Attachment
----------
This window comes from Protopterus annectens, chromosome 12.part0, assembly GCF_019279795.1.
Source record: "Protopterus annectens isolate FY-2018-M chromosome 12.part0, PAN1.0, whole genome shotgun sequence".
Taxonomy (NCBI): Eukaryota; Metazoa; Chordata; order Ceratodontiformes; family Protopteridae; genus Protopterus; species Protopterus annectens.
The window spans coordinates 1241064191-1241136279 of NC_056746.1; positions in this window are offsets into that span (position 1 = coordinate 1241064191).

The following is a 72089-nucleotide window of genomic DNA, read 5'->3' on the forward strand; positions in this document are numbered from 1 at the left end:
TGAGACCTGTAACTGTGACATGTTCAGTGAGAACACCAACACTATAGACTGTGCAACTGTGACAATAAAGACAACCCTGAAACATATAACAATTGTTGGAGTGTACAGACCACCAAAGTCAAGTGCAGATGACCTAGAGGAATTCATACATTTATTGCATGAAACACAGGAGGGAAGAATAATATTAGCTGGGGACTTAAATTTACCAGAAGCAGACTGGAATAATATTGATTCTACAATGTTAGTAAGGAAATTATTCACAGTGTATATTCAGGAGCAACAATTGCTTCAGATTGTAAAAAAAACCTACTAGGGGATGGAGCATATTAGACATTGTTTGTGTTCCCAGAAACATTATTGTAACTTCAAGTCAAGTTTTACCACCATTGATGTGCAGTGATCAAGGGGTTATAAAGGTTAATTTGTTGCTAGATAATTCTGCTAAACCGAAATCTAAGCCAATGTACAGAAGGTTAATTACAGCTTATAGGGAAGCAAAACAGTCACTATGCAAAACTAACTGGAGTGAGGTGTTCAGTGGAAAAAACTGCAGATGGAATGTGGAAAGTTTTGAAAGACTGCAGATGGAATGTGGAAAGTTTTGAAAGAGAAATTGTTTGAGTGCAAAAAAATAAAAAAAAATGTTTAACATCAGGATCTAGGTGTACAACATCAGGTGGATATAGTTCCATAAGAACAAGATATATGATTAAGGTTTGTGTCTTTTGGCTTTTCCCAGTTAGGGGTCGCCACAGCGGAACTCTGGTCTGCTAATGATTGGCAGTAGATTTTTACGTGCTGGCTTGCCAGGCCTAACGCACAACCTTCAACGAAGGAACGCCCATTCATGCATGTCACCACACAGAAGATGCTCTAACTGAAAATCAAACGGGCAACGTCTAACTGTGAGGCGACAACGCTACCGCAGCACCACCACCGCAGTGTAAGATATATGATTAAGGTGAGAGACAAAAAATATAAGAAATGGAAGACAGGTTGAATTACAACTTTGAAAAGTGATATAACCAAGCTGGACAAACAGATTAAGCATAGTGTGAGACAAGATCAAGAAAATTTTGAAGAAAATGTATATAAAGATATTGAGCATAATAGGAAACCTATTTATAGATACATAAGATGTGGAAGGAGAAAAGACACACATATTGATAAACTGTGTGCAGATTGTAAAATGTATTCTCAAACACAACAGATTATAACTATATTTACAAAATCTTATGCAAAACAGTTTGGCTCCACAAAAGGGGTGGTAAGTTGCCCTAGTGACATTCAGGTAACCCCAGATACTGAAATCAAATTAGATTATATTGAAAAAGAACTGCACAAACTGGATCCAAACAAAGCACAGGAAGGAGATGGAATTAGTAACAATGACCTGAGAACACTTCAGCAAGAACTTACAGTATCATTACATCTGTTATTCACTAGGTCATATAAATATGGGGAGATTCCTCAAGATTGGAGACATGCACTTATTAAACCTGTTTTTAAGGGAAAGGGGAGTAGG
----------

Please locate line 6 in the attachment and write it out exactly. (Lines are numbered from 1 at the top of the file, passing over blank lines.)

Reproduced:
TGAGACCTGTAACTGTGACATGTTCAGTGAGAACACCAACACTATAGACTGTGCAACTGTGACAATAAAGACAACCCTGAAACATATAACAATTGTTGGAGTGTACAGACCACCAAAGTCAAGTGCAGATGACCTAGAGGAATTCATACATTTATTGCATGAAACACAGGAGGGAAGAATAATATTAGCTGGGGACTTAAATTTACCAGAAGCAGACTGGAATAATATTGATTCTACAATGTTAGTAAGGAAATTATTCACAGTGTATATTCAGGAGCAACAATTGCTTCAGATTGTAAAAAAAACCTACTAGGGGATGGAGCATATTAGACATTGTTTGTGTTCCCAGAAACATTATTGTAACTTCAAGTCAAGTTTTACCACCATTGATGTGCAGTGATCAAGGGGTTATAAAGGTTAATTTGTTGCTAGATAATTCTGCTAAACCGAAATCTAAGCCAATGTACAGAAGGTTAATTACAGCTTATAGGGAAGCAAAACAGTCACTATGCAAAACTAACTGGAGTGAGGTGTTCAGTGGAAAAAACTGCAGATGGAATGTGGAAAGTTTTGAAAGACTGCAGATGGAATGTGGAAAGTTTTGAAAGAGAAATTGTTTGAGTGCAAAAAAATAAAAAAAAATGTTTAACATCAGGATCTAGGTGTACAACATCAGGTGGATATAGTTCCATAAGAACAAGATATATGATTAAGGTTTGTGTCTTTTGGCTTTTCCCAGTTAGGGGTCGCCACAGCGGAACTCTGGTCTGCTAATGATTGGCAGTAGATTTTTACGTGCTGGCTTGCCAGGCCTAACGCACAACCTTCAACGAAGGAACGCCCATTCATGCATGTCACCACACAGAAGATGCTCTAACTGAAAATCAAACGGGCAACGTCTAACTGTGAGGCGACAACGCTACCGCAGCACCACCACCGCAGTGTAAGATATATGATTAAGGTGAGAGACAAAAAATATAAGAAATGGAAGACAGGTTGAATTACAACTTTGAAAAGTGATATAACCAAGCTGGACAAACAGATTAAGCATAGTGTGAGACAAGATCAAGAAAATTTTGAAGAAAATGTATATAAAGATATTGAGCATAATAGGAAACCTATTTATAGATACATAAGATGTGGAAGGAGAAAAGACACACATATTGATAAACTGTGTGCAGATTGTAAAATGTATTCTCAAACACAACAGATTATAACTATATTTACAAAATCTTATGCAAAACAGTTTGGCTCCACAAAAGGGGTGGTAAGTTGCCCTAGTGACATTCAGGTAACCCCAGATACTGAAATCAAATTAGATTATATTGAAAAAGAACTGCACAAACTGGATCCAAACAAAGCACAGGAAGGAGATGGAATTAGTAACAATGACCTGAGAACACTTCAGCAAGAACTTACAGTATCATTACATCTGTTATTCACTAGGTCATATAAATATGGGGAGATTCCTCAAGATTGGAGACATGCACTTATTAAACCTGTTTTTAAGGGAAAGGGGAGTAGG